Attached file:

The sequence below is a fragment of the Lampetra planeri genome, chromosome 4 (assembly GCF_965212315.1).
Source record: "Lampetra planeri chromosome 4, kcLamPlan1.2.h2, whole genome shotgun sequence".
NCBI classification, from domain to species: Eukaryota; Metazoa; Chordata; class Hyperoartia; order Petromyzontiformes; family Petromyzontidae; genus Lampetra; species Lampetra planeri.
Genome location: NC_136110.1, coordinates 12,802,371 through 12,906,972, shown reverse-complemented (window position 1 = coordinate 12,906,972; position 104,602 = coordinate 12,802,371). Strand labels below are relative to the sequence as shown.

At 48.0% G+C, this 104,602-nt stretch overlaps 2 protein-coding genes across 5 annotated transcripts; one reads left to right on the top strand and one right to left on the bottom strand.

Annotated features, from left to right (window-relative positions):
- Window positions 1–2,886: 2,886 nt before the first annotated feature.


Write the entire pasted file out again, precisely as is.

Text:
The sequence below is a fragment of the Lampetra planeri genome, chromosome 4 (assembly GCF_965212315.1).
Source record: "Lampetra planeri chromosome 4, kcLamPlan1.2.h2, whole genome shotgun sequence".
NCBI classification, from domain to species: Eukaryota; Metazoa; Chordata; class Hyperoartia; order Petromyzontiformes; family Petromyzontidae; genus Lampetra; species Lampetra planeri.
Genome location: NC_136110.1, coordinates 12,802,371 through 12,906,972, shown reverse-complemented (window position 1 = coordinate 12,906,972; position 104,602 = coordinate 12,802,371). Strand labels below are relative to the sequence as shown.

At 48.0% G+C, this 104,602-nt stretch overlaps 2 protein-coding genes across 5 annotated transcripts; one reads left to right on the top strand and one right to left on the bottom strand.

Annotated features, from left to right (window-relative positions):
- Window positions 1–2,886: 2,886 nt before the first annotated feature.